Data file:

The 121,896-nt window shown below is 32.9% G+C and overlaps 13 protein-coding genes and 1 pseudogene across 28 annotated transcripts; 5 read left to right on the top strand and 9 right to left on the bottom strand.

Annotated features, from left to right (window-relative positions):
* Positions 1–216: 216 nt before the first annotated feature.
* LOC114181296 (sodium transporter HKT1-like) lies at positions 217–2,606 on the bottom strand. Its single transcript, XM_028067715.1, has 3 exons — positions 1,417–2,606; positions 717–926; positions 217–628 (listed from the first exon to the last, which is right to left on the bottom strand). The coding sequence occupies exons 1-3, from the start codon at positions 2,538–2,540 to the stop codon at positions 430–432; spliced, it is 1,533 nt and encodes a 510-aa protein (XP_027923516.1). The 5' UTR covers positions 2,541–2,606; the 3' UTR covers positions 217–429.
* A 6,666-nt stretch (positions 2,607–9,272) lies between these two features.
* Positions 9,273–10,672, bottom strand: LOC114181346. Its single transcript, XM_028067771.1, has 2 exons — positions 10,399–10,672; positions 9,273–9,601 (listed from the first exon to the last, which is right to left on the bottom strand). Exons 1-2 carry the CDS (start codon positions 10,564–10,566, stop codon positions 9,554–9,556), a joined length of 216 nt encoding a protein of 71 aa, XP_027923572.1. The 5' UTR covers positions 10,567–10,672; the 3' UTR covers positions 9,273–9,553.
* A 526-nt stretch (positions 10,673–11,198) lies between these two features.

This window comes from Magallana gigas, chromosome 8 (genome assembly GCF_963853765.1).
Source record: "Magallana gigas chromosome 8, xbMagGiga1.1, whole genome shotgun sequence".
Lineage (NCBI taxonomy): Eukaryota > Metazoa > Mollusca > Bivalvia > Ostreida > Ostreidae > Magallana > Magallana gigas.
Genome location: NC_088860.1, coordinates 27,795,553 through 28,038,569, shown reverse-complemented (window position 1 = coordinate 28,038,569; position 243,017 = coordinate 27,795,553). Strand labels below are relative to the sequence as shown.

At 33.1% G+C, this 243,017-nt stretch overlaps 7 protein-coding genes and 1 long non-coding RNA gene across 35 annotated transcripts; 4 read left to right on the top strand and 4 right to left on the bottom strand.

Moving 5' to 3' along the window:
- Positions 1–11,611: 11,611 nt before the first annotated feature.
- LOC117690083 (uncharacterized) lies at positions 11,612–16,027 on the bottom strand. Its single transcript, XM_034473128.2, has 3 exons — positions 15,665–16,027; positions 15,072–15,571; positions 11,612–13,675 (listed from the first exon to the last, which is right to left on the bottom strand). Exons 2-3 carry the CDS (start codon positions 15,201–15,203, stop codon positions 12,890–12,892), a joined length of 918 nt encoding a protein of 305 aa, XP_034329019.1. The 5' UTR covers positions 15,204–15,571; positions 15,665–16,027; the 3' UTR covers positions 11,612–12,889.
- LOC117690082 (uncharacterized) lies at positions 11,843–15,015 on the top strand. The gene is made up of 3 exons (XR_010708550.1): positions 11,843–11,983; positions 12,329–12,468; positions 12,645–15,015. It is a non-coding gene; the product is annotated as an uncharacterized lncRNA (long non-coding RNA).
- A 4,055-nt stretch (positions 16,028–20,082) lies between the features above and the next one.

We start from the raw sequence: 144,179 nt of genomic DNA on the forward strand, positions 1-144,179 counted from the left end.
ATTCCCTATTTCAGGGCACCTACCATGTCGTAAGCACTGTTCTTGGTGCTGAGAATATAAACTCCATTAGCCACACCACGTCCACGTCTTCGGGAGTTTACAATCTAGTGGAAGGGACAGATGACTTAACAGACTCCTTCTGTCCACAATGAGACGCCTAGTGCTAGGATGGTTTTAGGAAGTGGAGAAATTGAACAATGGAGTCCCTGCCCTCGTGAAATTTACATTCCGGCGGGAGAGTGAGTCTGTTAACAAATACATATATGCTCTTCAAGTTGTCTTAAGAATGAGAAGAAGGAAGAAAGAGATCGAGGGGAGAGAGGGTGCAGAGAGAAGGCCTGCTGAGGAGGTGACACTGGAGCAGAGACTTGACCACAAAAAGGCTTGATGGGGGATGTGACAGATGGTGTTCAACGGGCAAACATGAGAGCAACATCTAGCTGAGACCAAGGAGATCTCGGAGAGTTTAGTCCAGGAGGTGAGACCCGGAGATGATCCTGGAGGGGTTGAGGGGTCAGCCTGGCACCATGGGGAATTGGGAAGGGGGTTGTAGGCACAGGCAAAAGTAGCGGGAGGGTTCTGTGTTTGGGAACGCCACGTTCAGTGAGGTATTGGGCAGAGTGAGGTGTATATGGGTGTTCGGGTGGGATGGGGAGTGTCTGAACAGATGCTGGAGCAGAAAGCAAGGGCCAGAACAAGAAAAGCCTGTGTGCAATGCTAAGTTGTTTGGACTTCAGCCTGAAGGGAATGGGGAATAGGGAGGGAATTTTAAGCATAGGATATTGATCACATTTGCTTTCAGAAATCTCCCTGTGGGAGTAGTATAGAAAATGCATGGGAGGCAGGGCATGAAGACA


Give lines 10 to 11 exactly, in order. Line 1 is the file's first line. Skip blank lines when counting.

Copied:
Lineage (NCBI taxonomy): Eukaryota > Metazoa > Mollusca > Bivalvia > Ostreida > Ostreidae > Magallana > Magallana gigas.
Genome location: NC_088860.1, coordinates 27,795,553 through 28,038,569, shown reverse-complemented (window position 1 = coordinate 28,038,569; position 243,017 = coordinate 27,795,553). Strand labels below are relative to the sequence as shown.